Price Soars For Extension Of Metrorail
Saturday, June 25, 2005
The engineering firms developing the plan to extend Metrorail through Tysons Corner told Virginia transportation leaders yesterday that the project as envisioned will probably cost $2.4 billion, a 60 percent increase over the previous estimate and a price that far outstrips the carefully negotiated financing agreement.
Project leaders said they would immediately start work on revising the scope of the construction to reduce that figure, but it was not immediately clear how much cost-cutting would be feasible.
"There's no way we can build a project that costs that much money," Sam Carnaggio, the state's project director of the Dulles Corridor Metrorail Project, said of the $2.4 billion figure. "Now's the time to separate the needs from the wants."
The escalating estimate creates an array of political and practical complications for government and civic leaders in Northern Virginia, who have called the project a top priority for the traffic-choked region.
The project eventually would extend 23 miles from West Falls Church through Dulles International Airport, but planners have split it into two phases, the first through Tysons, because of concerns about the cost.
The engineering firms reported yesterday that the cost of the Tysons rail portion could be held at about $1.7 billion, an increase of roughly 15 percent, but only by altering the project in several significant ways, including replacing the proposed mile-long tunnel through Tysons with above-ground tracks, eliminating two pedestrian bridges to the stations on Route 123, reducing train platform sizes and deviating from Metrorail construction standards.
It is too early to tell whether the changes, outlined by the engineering group known as Dulles Transit Partners, would be acceptable to Fairfax County, the state and Metro, all of which have a stake in the outcome. Officials said they were reviewing the proposals.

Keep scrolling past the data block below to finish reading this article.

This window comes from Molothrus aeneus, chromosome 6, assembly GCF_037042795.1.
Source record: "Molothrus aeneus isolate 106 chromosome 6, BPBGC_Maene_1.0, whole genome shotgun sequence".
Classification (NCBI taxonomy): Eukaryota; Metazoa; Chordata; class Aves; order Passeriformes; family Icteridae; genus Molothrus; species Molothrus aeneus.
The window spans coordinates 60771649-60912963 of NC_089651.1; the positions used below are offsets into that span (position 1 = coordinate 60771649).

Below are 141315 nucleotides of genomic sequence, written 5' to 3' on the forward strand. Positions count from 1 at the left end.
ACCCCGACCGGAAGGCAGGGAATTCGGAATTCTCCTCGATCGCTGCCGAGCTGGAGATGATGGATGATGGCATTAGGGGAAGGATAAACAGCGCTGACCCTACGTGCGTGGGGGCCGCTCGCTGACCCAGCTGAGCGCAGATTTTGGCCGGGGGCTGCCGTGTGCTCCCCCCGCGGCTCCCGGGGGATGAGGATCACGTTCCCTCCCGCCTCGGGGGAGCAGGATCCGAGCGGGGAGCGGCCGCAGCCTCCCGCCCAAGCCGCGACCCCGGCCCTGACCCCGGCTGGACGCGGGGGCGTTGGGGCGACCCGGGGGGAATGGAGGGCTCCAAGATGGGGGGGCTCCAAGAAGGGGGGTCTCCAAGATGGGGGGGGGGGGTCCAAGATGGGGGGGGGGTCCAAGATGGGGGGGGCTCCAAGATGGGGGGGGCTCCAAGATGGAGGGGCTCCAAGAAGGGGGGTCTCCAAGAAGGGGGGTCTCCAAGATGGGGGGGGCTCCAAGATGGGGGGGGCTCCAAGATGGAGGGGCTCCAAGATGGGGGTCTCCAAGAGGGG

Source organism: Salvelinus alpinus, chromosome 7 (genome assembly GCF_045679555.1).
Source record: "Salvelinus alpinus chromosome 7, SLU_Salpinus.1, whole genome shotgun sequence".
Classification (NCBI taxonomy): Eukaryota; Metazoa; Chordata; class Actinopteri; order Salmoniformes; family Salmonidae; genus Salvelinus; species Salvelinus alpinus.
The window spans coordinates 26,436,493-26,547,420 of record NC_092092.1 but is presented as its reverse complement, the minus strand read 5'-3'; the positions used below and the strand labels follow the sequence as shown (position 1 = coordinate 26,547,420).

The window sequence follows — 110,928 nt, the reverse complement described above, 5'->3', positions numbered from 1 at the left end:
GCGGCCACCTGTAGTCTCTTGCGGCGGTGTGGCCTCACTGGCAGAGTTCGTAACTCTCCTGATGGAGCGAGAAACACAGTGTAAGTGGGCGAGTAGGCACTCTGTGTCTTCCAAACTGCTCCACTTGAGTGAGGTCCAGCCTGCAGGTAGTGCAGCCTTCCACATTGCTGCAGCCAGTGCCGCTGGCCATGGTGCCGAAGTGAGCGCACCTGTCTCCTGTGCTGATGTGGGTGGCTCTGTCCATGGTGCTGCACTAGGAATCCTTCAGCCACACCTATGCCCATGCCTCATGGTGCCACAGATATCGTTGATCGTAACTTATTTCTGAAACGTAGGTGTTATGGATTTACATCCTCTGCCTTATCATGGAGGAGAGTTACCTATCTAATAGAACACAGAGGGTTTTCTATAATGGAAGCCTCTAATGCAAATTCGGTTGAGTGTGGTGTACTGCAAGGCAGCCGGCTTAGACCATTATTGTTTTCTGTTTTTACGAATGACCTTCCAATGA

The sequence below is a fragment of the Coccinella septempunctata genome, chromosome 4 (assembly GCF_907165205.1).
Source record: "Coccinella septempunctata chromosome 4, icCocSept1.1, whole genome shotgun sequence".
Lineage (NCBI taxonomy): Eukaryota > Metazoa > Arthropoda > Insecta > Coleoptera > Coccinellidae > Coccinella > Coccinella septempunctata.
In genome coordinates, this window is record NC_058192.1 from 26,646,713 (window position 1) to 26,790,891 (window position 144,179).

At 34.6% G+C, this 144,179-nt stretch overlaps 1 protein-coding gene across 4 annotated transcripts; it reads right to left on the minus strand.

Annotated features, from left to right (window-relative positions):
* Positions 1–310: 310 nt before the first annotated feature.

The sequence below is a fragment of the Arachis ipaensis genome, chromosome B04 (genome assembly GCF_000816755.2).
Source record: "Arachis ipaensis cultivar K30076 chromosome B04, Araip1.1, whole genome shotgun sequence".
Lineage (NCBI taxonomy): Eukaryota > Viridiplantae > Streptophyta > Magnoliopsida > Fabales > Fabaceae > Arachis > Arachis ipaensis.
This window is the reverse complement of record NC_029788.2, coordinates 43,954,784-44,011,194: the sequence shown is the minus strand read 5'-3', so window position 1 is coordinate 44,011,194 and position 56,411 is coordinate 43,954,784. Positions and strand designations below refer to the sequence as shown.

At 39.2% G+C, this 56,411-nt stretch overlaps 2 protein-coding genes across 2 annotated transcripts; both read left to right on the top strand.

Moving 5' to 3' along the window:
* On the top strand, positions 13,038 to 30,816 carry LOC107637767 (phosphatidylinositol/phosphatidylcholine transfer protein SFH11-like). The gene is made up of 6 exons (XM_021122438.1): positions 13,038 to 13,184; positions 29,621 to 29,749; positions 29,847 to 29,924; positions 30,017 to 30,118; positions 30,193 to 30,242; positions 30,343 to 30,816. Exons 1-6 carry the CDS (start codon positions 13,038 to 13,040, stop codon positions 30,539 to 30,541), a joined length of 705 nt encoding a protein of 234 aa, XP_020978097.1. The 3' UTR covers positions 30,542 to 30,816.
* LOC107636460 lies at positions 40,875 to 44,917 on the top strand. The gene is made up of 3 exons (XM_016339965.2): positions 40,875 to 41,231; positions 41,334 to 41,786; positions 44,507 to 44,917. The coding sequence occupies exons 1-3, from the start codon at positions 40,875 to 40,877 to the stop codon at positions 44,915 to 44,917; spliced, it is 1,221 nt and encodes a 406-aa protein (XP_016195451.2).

The first phase of the line would extend from West Falls Church through Tysons to Wiehle Avenue, in the Reston area. Opponents have criticized the segment as far too pricey, given that it is likely to attract about 15,100 new daily riders. Metro averages nearly 660,000 passengers daily.
Yesterday's report is likely to be seized upon by those who have been calling for the rail money to be spent instead for roads, innovative bus systems or other transportation solutions.
"This should come as a wake-up call," said William Vincent, an advocate for a system known as Bus Rapid Transit, which has buses running in dedicated lanes and stopping at stations in a manner similar to trains. "It demonstrates the need once again to come up with a more cost-effective strategy."
Under the financing plan for the Tysons portion, which previously had been estimated to cost $1.5 billion, about half the money would come from the federal government, about one-quarter from Dulles Toll Road collections and other state revenue, and about one-quarter from commercial property owners along the train route, who have agreed to pay a special real estate tax.
The new cost estimates were made as engineers develop more detailed drawings for the project, in a phase known as preliminary engineering.